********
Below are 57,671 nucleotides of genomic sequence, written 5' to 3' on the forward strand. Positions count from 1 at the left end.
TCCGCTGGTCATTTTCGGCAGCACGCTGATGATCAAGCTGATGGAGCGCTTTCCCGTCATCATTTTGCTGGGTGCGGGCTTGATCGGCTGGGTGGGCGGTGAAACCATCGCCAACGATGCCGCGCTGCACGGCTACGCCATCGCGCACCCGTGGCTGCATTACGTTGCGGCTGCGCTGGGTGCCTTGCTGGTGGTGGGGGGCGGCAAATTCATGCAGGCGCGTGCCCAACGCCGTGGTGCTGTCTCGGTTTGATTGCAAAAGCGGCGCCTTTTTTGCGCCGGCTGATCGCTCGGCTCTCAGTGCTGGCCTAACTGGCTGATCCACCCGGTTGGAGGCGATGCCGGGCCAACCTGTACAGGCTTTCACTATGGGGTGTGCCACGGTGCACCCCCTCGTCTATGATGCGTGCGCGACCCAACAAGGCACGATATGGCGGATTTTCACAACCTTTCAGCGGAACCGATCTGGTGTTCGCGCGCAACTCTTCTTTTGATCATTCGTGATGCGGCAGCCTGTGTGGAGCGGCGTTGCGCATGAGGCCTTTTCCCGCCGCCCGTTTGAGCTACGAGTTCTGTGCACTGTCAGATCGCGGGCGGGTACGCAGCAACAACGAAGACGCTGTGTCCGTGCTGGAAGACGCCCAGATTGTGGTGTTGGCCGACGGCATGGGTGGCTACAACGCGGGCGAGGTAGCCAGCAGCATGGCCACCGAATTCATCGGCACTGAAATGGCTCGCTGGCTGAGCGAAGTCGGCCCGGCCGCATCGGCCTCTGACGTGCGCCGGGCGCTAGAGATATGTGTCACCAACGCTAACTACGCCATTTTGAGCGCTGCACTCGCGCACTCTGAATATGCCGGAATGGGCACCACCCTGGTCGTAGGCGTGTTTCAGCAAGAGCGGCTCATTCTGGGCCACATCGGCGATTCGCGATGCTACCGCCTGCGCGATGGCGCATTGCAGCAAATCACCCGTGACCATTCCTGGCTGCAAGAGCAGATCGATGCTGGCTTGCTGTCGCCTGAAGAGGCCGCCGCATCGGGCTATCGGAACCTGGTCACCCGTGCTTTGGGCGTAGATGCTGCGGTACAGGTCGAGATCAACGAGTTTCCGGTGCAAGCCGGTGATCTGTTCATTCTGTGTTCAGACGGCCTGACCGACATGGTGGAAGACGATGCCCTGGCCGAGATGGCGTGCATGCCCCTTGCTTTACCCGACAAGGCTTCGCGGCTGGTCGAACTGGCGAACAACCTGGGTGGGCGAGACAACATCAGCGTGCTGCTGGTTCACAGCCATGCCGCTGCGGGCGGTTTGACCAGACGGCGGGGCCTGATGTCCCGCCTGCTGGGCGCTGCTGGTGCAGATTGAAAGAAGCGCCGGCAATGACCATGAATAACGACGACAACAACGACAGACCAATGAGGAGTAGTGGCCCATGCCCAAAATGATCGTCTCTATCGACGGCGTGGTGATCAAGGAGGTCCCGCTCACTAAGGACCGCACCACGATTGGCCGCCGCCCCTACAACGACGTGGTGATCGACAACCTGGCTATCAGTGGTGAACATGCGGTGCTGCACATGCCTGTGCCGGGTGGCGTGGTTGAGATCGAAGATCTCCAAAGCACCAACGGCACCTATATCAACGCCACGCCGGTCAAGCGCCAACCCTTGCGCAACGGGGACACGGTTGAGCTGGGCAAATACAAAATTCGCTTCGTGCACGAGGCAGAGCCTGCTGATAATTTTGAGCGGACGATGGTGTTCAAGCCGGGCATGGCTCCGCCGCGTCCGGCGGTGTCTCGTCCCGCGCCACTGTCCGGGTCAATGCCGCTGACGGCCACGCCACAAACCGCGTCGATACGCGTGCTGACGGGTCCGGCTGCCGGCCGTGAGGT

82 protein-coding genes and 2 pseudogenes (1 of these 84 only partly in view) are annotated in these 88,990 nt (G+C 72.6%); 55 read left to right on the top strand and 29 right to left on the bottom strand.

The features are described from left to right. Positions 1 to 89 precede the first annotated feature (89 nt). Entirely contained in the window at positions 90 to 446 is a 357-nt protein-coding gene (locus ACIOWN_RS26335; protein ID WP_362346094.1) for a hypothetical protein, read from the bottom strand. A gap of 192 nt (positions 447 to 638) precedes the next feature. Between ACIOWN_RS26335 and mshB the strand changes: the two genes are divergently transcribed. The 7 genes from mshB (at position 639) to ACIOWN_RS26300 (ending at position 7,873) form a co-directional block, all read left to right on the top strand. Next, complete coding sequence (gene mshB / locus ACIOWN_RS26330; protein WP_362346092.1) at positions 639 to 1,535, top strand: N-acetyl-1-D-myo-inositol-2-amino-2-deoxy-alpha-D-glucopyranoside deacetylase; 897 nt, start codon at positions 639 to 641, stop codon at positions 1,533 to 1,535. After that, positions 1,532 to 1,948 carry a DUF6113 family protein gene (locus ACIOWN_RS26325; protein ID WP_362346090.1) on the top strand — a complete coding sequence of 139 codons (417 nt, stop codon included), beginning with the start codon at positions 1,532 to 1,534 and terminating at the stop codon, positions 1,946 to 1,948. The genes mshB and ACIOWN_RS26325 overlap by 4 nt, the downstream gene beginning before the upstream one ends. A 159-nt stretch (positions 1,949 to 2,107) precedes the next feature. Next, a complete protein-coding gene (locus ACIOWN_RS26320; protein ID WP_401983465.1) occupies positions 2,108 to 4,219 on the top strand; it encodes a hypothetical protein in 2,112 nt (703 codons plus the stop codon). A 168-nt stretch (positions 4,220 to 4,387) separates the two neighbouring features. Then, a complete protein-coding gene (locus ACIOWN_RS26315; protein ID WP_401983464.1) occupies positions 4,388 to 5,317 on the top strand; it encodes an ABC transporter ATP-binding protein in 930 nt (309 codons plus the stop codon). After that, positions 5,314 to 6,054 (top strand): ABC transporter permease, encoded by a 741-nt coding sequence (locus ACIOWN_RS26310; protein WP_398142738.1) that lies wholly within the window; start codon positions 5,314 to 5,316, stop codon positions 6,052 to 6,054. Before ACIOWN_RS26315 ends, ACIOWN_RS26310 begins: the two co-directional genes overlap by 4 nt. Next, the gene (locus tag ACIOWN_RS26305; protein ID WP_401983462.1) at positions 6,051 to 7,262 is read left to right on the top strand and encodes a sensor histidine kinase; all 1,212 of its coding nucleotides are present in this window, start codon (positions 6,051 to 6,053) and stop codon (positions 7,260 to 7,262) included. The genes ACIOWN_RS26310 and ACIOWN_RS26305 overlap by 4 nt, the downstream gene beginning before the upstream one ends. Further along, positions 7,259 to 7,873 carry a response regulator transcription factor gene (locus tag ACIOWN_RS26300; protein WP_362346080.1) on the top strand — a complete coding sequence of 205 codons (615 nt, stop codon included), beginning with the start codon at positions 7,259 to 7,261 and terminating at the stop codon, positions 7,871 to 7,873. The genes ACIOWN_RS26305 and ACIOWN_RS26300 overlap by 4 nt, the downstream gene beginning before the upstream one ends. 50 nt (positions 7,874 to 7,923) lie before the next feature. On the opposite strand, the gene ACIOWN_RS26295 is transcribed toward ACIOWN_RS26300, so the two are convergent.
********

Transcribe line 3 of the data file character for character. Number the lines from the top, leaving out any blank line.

82 protein-coding genes and 2 pseudogenes (1 of these 84 only partly in view) are annotated in these 88,990 nt (G+C 72.6%); 55 read left to right on the top strand and 29 right to left on the bottom strand.